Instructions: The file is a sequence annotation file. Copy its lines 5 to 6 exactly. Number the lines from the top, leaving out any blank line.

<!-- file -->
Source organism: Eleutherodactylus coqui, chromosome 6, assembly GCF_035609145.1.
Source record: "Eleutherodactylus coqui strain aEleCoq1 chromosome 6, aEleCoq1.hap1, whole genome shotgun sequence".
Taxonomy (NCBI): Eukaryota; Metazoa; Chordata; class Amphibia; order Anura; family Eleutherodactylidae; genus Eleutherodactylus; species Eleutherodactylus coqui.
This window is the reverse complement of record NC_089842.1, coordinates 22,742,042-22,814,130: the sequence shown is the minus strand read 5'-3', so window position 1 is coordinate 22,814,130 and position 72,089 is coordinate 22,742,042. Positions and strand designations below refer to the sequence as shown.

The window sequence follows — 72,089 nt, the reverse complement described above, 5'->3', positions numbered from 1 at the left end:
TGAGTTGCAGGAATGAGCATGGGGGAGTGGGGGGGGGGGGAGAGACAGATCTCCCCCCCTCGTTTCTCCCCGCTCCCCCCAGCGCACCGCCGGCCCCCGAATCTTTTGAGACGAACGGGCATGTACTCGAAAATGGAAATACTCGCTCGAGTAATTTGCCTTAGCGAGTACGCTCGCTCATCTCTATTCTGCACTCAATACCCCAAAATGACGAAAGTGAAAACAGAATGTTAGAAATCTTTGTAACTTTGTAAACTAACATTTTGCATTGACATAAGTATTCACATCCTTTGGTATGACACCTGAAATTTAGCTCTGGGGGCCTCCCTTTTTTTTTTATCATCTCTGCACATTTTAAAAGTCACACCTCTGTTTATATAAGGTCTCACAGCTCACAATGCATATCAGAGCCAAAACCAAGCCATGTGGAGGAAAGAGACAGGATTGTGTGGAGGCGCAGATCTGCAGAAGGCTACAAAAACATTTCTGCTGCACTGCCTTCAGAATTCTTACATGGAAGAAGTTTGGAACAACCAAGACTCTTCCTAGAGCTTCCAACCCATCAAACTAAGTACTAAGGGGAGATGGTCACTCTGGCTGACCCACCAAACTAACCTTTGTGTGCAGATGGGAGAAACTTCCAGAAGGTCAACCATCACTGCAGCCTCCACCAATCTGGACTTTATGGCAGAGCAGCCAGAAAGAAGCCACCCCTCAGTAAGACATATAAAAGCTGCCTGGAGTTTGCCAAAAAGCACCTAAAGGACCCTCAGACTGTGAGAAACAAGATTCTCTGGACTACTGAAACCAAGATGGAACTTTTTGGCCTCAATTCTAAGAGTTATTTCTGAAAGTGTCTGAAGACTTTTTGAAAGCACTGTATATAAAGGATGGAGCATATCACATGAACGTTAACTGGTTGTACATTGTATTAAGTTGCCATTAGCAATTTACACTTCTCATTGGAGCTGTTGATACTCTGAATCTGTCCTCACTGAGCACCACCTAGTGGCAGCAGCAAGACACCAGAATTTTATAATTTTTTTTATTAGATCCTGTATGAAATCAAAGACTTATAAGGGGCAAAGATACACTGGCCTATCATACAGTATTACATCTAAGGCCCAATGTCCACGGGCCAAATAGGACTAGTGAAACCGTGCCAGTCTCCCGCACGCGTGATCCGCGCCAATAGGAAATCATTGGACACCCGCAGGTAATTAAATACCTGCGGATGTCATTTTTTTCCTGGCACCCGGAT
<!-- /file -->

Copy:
The window sequence follows — 72,089 nt, the reverse complement described above, 5'->3', positions numbered from 1 at the left end:
TGAGTTGCAGGAATGAGCATGGGGGAGTGGGGGGGGGGGGAGAGACAGATCTCCCCCCCTCGTTTCTCCCCGCTCCCCCCAGCGCACCGCCGGCCCCCGAATCTTTTGAGACGAACGGGCATGTACTCGAAAATGGAAATACTCGCTCGAGTAATTTGCCTTAGCGAGTACGCTCGCTCATCTCTATTCTGCACTCAATACCCCAAAATGACGAAAGTGAAAACAGAATGTTAGAAATCTTTGTAACTTTGTAAACTAACATTTTGCATTGACATAAGTATTCACATCCTTTGGTATGACACCTGAAATTTAGCTCTGGGGGCCTCCCTTTTTTTTTTATCATCTCTGCACATTTTAAAAGTCACACCTCTGTTTATATAAGGTCTCACAGCTCACAATGCATATCAGAGCCAAAACCAAGCCATGTGGAGGAAAGAGACAGGATTGTGTGGAGGCGCAGATCTGCAGAAGGCTACAAAAACATTTCTGCTGCACTGCCTTCAGAATTCTTACATGGAAGAAGTTTGGAACAACCAAGACTCTTCCTAGAGCTTCCAACCCATCAAACTAAGTACTAAGGGGAGATGGTCACTCTGGCTGACCCACCAAACTAACCTTTGTGTGCAGATGGGAGAAACTTCCAGAAGGTCAACCATCACTGCAGCCTCCACCAATCTGGACTTTATGGCAGAGCAGCCAGAAAGAAGCCACCCCTCAGTAAGACATATAAAAGCTGCCTGGAGTTTGCCAAAAAGCACCTAAAGGACCCTCAGACTGTGAGAAACAAGATTCTCTGGACTACTGAAACCAAGATGGAACTTTTTGGCCTCAATTCTAAGAGTTATTTCTGAAAGTGTCTGAAGACTTTTTGAAAGCACTGTATATAAAGGATGGAGCATATCACATGAACGTTAACTGGTTGTACATTGTATTAAGTTGCCATTAGCAATTTACACTTCTCATTGGAGCTGTTGATACTCTGAATCTGTCCTCACTGAGCACCACCTAGTGGCAGCAGCAAGACACCAGAATTTTATAATTTTTTTTATTAGATCCTGTATGAAATCAAAGACTTATAAGGGGCAAAGATACACTGGCCTATCATACAGTATTACATCTAAGGCCCAATGTCCACGGGCCAAATAGGACTAGTGAAACCGTGCCAGTCTCCCGCACGCGTGATCCGCGCCAATAGGAAATCATTGGACACCCGCAGGTAATTAAATACCTGCGGATGTCATTTTTTTCCTGGCACCCGGAT